Jarv’s Best of 2000-2009. Number 2: The Lives of Others
The Lives of Others was a cause célèbre in Geek circles. Well, rather it being awarded the Oscar over Pan’s Labyrinth was. There was a huge amount of wailing and gnashing of teeth from the basement dwellers that populate boards such as AICN. However, in this case, as is so often true of them, they were talking (moaning) absolute nonsense. They were, being nice, ill-informed as very few people had actually seen this film before the Oscar. If they had, then they would know that this is the better film. In fact, it is Mrs. Jarv’s pick for Number 1.
Occasionally, and I am loathe to say this, but the Academy do award the right film. I’m not trying to defend the idiocy of awarding Titanic or Crash best film, but when it comes to the foreign language gong, most of the time the best foreign language film of the year wins it. In the 21st century alone, the prize has gone to several worthy films (with a few howling omissions- City of God being the prime example) but none more worthy than this one.
Germany has had an interesting 21st Century so far. I know the concept of collective guilt has, as time has passed, gradually ceased to be so dominant, but there seems to be a whole generation of film-makers intent on mining Germany’s less than noble history for dramatic effect. 3 of my favourite films of the 21st Century are German and all 3 of them deal with parts of history that most other nations would shy away from. This is arguably the premier film of the three, and one of the premier films of the decade.
The Lives of Others is amongst other things, about the act of observation. The protagonist is a middle ranking Stasi officer (Wiesler), who, in a culture rife with suspicion, believes that an ardent pro-Communist playwright (Dreyman) must have something to hide. He sets up a surveillance on the playwright and in the course of observing him finds that his own personality changes, because his own miserably empty life is put into context. The end, when it comes is devastating, but the aftermath is uplifting, touching, and a hymn to humanity. This is, without a shadow of a doubt, a wonderful film.
It is vital to note that both Dreyman and Wiesler himself are true believers in Socialism- neither is corrupt, and neither is a traitor. Weisler believes himself to be “the shield” protecting Socialist Germany from decadent capitalism and as such is easy to manipulate. Dreyman on the other hand believes wholly in Socialism, he repeatedly rejects attempts to sway him into a critical position, and when he does make the leap it is as a direct consequence of the suicide of one of his closest friends. Both these men change due to events in the film- Dreyman because of outside events, and Wiesler because of his burgeoning empathy and sympathy for Dreyman.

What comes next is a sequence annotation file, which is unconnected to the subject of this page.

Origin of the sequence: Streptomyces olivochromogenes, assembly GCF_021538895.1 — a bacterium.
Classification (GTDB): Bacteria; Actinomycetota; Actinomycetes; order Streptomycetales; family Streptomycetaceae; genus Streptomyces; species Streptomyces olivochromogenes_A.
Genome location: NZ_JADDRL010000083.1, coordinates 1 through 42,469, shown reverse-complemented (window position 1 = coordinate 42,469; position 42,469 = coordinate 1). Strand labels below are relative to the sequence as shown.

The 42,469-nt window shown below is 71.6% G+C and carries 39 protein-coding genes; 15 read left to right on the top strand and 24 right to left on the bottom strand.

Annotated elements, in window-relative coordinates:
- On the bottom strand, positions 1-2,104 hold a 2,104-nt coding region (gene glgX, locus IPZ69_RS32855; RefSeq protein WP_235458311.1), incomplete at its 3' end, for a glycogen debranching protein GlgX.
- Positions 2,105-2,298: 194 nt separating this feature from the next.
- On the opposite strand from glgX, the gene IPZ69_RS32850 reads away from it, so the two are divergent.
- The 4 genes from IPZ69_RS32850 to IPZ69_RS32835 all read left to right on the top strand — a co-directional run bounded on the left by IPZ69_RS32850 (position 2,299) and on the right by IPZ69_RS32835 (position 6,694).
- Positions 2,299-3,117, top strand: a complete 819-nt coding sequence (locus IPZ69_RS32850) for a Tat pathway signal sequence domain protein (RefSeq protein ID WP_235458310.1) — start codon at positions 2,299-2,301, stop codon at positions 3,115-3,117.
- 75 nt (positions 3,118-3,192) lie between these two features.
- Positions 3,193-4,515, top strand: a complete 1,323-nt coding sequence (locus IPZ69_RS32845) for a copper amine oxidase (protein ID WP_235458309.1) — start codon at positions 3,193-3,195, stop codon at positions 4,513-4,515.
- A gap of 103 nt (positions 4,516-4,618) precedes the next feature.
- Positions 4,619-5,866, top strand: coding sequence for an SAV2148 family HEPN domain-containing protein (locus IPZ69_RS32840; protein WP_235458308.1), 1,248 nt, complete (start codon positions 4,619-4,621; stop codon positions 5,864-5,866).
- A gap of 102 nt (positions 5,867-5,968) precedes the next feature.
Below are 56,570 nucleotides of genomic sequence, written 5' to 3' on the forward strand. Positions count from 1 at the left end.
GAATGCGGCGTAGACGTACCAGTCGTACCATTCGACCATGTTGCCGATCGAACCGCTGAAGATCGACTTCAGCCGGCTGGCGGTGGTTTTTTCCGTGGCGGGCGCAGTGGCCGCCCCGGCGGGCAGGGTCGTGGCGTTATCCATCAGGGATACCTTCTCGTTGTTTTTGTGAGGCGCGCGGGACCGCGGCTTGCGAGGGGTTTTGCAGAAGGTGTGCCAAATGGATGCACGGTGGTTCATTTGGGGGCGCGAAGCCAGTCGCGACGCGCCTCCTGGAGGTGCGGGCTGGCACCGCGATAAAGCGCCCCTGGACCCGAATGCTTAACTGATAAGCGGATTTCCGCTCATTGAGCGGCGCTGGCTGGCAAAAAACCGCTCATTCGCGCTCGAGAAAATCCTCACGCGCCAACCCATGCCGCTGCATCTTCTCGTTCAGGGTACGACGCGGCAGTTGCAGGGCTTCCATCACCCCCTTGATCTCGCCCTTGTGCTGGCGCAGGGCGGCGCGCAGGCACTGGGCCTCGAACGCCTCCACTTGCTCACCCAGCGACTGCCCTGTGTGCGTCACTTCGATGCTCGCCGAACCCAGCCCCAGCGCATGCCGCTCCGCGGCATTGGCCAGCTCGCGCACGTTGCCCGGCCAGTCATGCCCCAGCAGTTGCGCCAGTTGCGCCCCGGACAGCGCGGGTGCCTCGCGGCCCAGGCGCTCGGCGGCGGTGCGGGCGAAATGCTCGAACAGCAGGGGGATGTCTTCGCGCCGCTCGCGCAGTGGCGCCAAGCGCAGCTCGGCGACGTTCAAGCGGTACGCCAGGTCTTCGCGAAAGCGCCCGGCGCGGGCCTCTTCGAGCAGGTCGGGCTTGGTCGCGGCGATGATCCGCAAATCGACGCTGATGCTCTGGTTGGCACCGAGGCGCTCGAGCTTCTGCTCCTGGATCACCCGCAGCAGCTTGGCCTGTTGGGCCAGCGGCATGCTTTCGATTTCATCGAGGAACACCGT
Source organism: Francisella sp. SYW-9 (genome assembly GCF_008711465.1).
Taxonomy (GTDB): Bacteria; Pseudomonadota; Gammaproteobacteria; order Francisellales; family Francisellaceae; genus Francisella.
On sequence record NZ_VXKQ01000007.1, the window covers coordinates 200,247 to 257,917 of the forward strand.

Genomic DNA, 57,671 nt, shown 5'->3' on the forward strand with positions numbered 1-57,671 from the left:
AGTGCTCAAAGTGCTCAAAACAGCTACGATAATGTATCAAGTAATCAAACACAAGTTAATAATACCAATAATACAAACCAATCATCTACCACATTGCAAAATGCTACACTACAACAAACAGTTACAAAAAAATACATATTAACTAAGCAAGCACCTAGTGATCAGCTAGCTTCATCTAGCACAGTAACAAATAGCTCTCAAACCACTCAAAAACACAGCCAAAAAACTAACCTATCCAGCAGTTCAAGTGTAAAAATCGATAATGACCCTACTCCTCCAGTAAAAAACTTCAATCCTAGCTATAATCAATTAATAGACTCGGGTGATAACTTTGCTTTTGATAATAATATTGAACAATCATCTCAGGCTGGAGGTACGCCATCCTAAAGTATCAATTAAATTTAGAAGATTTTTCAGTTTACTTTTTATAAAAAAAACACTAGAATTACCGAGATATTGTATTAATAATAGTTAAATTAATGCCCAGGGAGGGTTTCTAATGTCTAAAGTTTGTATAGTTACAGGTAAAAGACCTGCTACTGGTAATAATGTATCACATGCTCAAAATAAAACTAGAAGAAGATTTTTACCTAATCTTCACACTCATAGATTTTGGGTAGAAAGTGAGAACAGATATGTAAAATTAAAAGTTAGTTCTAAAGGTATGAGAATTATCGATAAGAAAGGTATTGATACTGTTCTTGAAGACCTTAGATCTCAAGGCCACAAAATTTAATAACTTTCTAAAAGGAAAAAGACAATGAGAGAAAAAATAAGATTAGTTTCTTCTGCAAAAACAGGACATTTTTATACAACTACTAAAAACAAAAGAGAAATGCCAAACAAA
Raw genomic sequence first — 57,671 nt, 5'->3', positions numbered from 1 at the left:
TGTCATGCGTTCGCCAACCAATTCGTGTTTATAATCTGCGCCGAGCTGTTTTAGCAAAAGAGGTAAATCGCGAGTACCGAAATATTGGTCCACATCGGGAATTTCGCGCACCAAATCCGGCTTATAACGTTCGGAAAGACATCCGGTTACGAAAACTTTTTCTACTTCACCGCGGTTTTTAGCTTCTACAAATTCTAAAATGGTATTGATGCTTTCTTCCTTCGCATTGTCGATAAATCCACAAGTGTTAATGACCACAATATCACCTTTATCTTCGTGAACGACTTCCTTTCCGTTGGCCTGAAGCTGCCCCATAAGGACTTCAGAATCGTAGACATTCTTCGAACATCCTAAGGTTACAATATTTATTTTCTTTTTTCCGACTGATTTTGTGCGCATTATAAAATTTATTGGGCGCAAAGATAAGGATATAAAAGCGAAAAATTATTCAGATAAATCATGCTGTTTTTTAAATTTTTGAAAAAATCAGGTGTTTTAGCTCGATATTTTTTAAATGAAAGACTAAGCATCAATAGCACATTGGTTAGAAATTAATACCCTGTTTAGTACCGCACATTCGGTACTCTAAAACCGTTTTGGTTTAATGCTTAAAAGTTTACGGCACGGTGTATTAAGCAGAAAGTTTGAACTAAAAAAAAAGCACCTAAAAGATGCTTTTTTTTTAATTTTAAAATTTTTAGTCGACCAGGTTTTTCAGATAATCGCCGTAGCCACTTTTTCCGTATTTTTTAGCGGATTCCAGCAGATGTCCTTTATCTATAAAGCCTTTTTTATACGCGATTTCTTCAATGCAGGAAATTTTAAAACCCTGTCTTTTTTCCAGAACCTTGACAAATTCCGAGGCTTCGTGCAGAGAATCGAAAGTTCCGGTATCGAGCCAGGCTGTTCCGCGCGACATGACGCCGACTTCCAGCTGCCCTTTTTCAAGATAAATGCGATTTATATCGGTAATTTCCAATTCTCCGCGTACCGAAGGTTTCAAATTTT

Wiesler is, and I’m not understating this, a hugely complex character. He volunteers for the surveillance because he believes that Dreyman must have something to hide. He is not a careerist, more a soldier following orders. His life outside of the Stasi is empty. He has no friends, and no human contact aside from the occasional visit from a prostitute. He is not the villain of the film. Dreyman, on the other hand, is a flamboyant idealist, he’s caught in a crisis of indecision between loyalty to his friends and his own belief in Socialism. He’s kind, and weak, but he is not the villain either. Rather the villains of this film are the high-ranking Stasi officers, personified by the unscrupulous Grubitz, and the odious Minister Hempf. These are outright moustache twirling villains, Hempf’s gloating to Dreyman being particularly obnoxious, and it’s sorry to say that both emerge unscathed. No such kindness is given to Dreyman and Wiesler, although arguably the coda serves as a reward to both characters.
The performances in this film are all superb- particularly Martina Gedeck as Christa-Maria (the victim of the piece) and (above all else) Ulrich Muhe as Weisler. His is a multi-layered performance that is brutal and unsparing. Jealousy flirts with pity and dedication across his face, and although he does finish the film a broken man, the final shot of him with a look of happiness and satisfaction elevates the film above the bleak and miserable.
When I studied English at University (bear with me), we spent a significant amount of time studying the various themes of tragedy. One of the theories (a plague on the 90’s) that we were inflicted with was that of the tragic fall. For an effective tragedy, so the argument goes, there must be a central character that suffers a severe fall, leading to a cathartic release and the possibility of redemption. This is, of course, hogwash. The great tragedies of history usually end with a bloodbath, and the fallen character can usually be found amongst the dead. This film is, I believe, the exception that proves the rule. Wiesler’s fall is tragic, and the possibility of redemption is realised in his attempts to save Dreyman, but the moment of catharsis comes in the coda- it fits the theory, even if I struggle to thing of another Tragedy that would do.
The Lives of Others is a fabulous film. It’s depressing and uplifting simultaneously, hangs complex themes effortlessly on a simple story and is wonderfully acted and directed. It’s a brutal and unflinching film, and is a film that is more than the some of its parts.
Moving without being manipulative, devastating without being depressing- The Lives of Others is my pick for 2nd best film of the decade, and a proud addition to any list.
Next up is number 1. I won’t name it here, but anyone that knows me or has read these lists should be able to guess what it is. And, no, it isn’t Irreversible.
The Top 10, along with other lists, can be found here.
7: The Descent
6: Eternal Sunshine of the Spotless Mind
5: This is England.
4: Requiem for a Dream
3: Battle Royale